Monday, February 08, 2010

Endeavour Launches on Station Construction Flight

A new decade of space flight began this morning as the weather along America's space coast cleared and the space shuttle Endeavour lifted-off on a construction flight to the International Space Station.

Low clouds over the launch pad here at the Kennedy Space Center gave the launch control team the only concern as a second flawless countdown attempt marched along with no technical issues worked.

Basked in brilliant white xenon lights, Endeavour's main engines fired and it's twin rocket boosters came to life pushing NASA's 130th space shuttle flight up and into a cold, dark Florida sky.

Endeavour's twenty-fourth mission into space began at 4:14:08 am EST, this morning to begin a thirteen day flight to add new living quarters to the nearly completed space station.

It likely will be NASA's last night launch in the space shuttle program. Only four flights remain in the programs future.

Lift-off weight of the entire space shuttle stack was 4,521,961 pounds; of that 267,470 pounds was the weight of Endeavour and her on board payloads.

As Endeavour lept from her seaside launch pad, the space station was flying 212 miles over western Romania.

Just over two minutes into the launch, Endeavour's rocket boosters separated from the sides of the orange external fuel tank having emptied their solid fuel and boosting the orbiter to an altitude of 34 miles.

It was at just prior to booster separation that engineers spotted something fall off the ship's external tank.

"We saw a piece of inter tank stringer foam come off," stated NASA's chief of space flight operations Bill Gerstenmaier. "It's probably about a quarter inch thick; maybe about a foot or so long. It didn't appear to impact the orbiter and we see no damage to the orbiter. It's something similar to what we've seen before."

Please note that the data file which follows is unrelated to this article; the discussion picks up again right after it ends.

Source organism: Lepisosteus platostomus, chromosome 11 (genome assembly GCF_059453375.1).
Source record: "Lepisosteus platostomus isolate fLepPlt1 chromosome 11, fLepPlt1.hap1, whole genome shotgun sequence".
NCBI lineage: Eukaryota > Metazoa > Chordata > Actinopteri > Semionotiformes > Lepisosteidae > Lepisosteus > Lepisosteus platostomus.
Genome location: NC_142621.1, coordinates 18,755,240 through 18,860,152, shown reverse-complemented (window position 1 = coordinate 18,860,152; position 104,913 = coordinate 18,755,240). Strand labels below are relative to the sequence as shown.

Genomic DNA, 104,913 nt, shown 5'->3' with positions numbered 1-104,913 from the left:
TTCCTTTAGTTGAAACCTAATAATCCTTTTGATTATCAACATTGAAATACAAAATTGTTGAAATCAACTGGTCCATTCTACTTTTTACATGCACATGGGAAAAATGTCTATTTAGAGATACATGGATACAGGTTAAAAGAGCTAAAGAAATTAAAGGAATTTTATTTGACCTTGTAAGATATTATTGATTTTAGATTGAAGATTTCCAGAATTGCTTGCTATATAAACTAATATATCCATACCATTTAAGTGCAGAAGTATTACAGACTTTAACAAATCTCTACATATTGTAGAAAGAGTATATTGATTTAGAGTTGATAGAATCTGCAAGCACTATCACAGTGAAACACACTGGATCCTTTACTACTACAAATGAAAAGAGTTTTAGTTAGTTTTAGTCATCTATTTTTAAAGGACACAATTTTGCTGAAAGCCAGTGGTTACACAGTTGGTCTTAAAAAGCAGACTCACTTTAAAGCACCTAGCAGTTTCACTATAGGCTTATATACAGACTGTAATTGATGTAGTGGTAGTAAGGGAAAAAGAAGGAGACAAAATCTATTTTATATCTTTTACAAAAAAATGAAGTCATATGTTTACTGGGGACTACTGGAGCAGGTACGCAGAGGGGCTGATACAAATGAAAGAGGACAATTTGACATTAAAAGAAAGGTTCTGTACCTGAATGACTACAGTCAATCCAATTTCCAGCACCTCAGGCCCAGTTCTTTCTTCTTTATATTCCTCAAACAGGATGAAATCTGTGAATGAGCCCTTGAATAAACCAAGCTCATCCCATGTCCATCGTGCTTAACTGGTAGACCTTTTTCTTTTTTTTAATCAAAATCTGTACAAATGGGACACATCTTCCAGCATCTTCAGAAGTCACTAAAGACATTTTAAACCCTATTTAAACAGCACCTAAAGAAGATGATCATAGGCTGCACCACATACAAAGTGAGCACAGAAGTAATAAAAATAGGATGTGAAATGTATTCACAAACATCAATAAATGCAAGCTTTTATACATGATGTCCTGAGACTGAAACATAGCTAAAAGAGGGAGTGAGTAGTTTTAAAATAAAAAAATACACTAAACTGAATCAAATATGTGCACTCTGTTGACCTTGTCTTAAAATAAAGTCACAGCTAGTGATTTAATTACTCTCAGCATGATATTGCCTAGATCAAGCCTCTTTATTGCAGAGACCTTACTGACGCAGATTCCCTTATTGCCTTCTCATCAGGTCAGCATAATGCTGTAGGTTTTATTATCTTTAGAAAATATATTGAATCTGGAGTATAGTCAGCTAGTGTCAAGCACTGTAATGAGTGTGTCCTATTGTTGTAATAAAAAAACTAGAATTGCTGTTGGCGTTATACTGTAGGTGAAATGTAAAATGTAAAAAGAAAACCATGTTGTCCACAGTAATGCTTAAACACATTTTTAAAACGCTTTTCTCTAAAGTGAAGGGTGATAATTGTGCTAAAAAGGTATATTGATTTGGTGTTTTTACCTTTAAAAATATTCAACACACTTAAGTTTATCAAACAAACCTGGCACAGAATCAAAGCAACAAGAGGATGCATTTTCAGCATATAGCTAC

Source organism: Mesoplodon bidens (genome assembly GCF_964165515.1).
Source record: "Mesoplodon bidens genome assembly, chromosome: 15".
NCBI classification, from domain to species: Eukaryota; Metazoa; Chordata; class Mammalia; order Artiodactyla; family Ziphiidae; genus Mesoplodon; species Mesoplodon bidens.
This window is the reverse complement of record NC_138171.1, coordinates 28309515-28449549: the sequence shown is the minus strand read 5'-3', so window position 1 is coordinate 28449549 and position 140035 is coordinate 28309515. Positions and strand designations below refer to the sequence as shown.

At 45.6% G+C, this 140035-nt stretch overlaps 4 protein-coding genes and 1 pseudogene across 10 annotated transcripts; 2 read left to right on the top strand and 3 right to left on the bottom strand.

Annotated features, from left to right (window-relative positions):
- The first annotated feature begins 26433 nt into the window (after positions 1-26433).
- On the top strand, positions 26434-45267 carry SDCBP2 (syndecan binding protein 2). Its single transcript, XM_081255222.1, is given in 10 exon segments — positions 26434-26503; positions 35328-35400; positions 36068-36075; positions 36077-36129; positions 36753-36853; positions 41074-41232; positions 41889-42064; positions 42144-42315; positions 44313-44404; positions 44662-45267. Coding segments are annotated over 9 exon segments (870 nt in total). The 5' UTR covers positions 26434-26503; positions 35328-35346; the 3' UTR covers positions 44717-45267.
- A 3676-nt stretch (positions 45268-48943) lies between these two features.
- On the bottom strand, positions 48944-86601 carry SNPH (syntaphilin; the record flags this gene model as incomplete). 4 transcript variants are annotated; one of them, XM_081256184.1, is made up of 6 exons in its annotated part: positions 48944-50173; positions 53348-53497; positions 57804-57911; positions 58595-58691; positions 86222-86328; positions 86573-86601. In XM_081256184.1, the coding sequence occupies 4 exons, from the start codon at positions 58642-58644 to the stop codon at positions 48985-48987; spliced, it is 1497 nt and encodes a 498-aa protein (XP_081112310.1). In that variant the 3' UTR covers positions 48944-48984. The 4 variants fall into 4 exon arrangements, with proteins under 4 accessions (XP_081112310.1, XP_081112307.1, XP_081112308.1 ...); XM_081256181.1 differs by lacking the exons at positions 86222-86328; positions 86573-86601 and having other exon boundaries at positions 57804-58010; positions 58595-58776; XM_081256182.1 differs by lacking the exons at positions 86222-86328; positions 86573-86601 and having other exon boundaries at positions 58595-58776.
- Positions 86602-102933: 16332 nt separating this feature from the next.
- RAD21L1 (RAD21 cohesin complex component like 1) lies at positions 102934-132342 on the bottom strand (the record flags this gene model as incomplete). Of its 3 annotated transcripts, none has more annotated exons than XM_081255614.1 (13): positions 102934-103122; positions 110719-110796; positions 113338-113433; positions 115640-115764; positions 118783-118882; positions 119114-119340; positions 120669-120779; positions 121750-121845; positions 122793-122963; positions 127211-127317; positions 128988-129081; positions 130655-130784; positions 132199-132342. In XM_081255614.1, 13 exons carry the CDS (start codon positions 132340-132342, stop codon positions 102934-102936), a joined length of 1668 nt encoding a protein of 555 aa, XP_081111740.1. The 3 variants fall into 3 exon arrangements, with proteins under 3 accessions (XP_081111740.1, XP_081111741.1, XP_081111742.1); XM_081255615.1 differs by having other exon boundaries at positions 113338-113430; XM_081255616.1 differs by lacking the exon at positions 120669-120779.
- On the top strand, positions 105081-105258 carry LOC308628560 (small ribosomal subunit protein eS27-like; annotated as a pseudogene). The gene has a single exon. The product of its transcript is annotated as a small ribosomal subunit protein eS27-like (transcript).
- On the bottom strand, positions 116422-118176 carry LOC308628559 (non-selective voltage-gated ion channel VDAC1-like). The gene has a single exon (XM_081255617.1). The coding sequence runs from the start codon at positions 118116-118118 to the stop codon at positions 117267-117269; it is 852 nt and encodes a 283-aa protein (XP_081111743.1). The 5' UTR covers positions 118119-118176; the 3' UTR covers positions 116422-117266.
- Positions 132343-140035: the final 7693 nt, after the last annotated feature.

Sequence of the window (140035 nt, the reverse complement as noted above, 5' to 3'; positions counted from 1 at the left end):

As Endeavour's main engines continued to drive the space craft in a northeastern direction up the U.S. eastern coastline, the ship's twin smaller engines fired for a brief time to give the heavy craft an added boost.

Seven minutes later, at 4:22:31 am, the orbiter was in a low earth orbit, shut down it's main engines and jettisoned it's huge external tank while flying off the Novia Scotia coast at an altitude of 84 miles.

The crew of six --
commander George Zamka, pilot Terry Virts, and mission specialists Nicholas Patrick, Robert Behnken, Stephen Robinson and Kathryn Hire -- will spend overnight Monday inspecting the orbiter's heat shield and looking for any tile damage which may have occurred at launch.

Hire is a native of Mobile, AL (my hometown) and was a KSC space shuttle technician for several years in the 1980's.

Endeavour's crew will then dock to the space station on Wednesday morning at 12:09 am EST, as the orbital duo passes over northern Spain.

Three spacewalks and a lot of robotics will then take place as both Endeavour's crew and the five member crew of station will work together to remove the Tranquility node and cupola section from the shuttle's payload bay and over to it's docking port on station.

Endeavour's crew are delivering the final American modules to the International Space Station -- the Italian-built Tranquility module and a 360-degree seven window cupola compartment.

Astronauts Behnken and Patrick will begin the first of three spacewalks on Feb. 11 at 9:09 pm. The six and one-half hour planned orbital walk will focus on getting Tranquility ready to be installed on the space station's Unity node. They will be disconnecting the Tranquility cables which will be connected to Endeavour's payload bay; and remove eight flight covers from the docking port of Tranquility.

Two hours into the midnight spacewalk, robotic arm operator Hire will unberth Tranquility from the orbiter at 10:49 pm, and slowly move it over for docking to Unity. Once docked to Unity's left (port) side, the spacewalkers will begin connecting several heating and avionics cables to the new module.

On Friday night (Feb. 12), both the space station and Endeavour's commanders will open the hatch at 9:14 pm and enter the new Tranquility module for the first time. Due to lack of lights, the crews will enter using headset flashlights.

Endeavour is expected to return home to the Space Coast on Feb. 20 at 10:01 pm, following 13 days in space.

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